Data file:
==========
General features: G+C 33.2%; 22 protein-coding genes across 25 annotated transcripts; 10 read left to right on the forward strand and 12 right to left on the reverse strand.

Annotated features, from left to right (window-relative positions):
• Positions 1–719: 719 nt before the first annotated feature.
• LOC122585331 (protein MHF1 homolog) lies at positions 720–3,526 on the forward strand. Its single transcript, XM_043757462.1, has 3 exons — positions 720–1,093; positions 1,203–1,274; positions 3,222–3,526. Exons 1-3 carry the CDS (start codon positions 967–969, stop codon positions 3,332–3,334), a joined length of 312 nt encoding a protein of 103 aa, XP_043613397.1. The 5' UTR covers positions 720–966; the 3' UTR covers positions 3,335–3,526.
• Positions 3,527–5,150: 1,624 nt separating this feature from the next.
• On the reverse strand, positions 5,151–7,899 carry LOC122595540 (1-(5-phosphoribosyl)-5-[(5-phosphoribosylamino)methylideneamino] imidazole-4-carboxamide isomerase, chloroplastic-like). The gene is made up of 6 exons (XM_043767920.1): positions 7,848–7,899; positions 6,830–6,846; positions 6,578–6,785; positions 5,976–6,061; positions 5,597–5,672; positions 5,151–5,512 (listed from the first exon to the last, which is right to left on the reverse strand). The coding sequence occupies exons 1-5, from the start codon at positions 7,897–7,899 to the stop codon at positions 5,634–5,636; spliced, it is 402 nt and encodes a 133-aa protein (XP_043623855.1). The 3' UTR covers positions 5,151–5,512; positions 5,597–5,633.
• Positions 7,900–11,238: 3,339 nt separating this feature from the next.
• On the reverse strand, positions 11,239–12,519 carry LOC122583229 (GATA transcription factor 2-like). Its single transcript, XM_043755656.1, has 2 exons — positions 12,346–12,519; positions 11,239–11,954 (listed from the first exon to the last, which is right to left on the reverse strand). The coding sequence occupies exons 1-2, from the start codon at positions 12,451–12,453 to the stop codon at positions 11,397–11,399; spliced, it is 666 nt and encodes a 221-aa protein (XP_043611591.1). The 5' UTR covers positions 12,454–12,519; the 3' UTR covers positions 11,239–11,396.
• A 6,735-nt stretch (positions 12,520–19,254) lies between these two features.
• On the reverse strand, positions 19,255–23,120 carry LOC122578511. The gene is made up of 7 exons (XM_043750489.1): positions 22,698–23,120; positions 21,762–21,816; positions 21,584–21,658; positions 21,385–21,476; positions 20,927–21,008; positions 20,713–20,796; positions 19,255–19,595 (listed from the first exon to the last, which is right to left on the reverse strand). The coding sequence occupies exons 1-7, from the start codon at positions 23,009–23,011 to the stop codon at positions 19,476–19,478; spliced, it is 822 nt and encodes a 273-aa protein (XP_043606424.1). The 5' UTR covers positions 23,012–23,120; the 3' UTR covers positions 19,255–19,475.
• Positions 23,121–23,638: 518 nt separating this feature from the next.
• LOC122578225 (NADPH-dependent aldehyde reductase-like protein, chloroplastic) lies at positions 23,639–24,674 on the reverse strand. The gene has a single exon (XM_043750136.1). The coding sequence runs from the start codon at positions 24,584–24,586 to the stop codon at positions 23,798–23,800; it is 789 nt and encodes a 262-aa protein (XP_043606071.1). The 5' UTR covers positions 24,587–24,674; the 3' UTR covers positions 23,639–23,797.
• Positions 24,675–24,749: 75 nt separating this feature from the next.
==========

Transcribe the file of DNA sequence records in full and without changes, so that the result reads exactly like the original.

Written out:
General features: G+C 33.2%; 22 protein-coding genes across 25 annotated transcripts; 10 read left to right on the forward strand and 12 right to left on the reverse strand.

Annotated features, from left to right (window-relative positions):
• Positions 1–719: 719 nt before the first annotated feature.
• LOC122585331 (protein MHF1 homolog) lies at positions 720–3,526 on the forward strand. Its single transcript, XM_043757462.1, has 3 exons — positions 720–1,093; positions 1,203–1,274; positions 3,222–3,526. Exons 1-3 carry the CDS (start codon positions 967–969, stop codon positions 3,332–3,334), a joined length of 312 nt encoding a protein of 103 aa, XP_043613397.1. The 5' UTR covers positions 720–966; the 3' UTR covers positions 3,335–3,526.
• Positions 3,527–5,150: 1,624 nt separating this feature from the next.
• On the reverse strand, positions 5,151–7,899 carry LOC122595540 (1-(5-phosphoribosyl)-5-[(5-phosphoribosylamino)methylideneamino] imidazole-4-carboxamide isomerase, chloroplastic-like). The gene is made up of 6 exons (XM_043767920.1): positions 7,848–7,899; positions 6,830–6,846; positions 6,578–6,785; positions 5,976–6,061; positions 5,597–5,672; positions 5,151–5,512 (listed from the first exon to the last, which is right to left on the reverse strand). The coding sequence occupies exons 1-5, from the start codon at positions 7,897–7,899 to the stop codon at positions 5,634–5,636; spliced, it is 402 nt and encodes a 133-aa protein (XP_043623855.1). The 3' UTR covers positions 5,151–5,512; positions 5,597–5,633.
• Positions 7,900–11,238: 3,339 nt separating this feature from the next.
• On the reverse strand, positions 11,239–12,519 carry LOC122583229 (GATA transcription factor 2-like). Its single transcript, XM_043755656.1, has 2 exons — positions 12,346–12,519; positions 11,239–11,954 (listed from the first exon to the last, which is right to left on the reverse strand). The coding sequence occupies exons 1-2, from the start codon at positions 12,451–12,453 to the stop codon at positions 11,397–11,399; spliced, it is 666 nt and encodes a 221-aa protein (XP_043611591.1). The 5' UTR covers positions 12,454–12,519; the 3' UTR covers positions 11,239–11,396.
• A 6,735-nt stretch (positions 12,520–19,254) lies between these two features.
• On the reverse strand, positions 19,255–23,120 carry LOC122578511. The gene is made up of 7 exons (XM_043750489.1): positions 22,698–23,120; positions 21,762–21,816; positions 21,584–21,658; positions 21,385–21,476; positions 20,927–21,008; positions 20,713–20,796; positions 19,255–19,595 (listed from the first exon to the last, which is right to left on the reverse strand). The coding sequence occupies exons 1-7, from the start codon at positions 23,009–23,011 to the stop codon at positions 19,476–19,478; spliced, it is 822 nt and encodes a 273-aa protein (XP_043606424.1). The 5' UTR covers positions 23,012–23,120; the 3' UTR covers positions 19,255–19,475.
• Positions 23,121–23,638: 518 nt separating this feature from the next.
• LOC122578225 (NADPH-dependent aldehyde reductase-like protein, chloroplastic) lies at positions 23,639–24,674 on the reverse strand. The gene has a single exon (XM_043750136.1). The coding sequence runs from the start codon at positions 24,584–24,586 to the stop codon at positions 23,798–23,800; it is 789 nt and encodes a 262-aa protein (XP_043606071.1). The 5' UTR covers positions 24,587–24,674; the 3' UTR covers positions 23,639–23,797.
• Positions 24,675–24,749: 75 nt separating this feature from the next.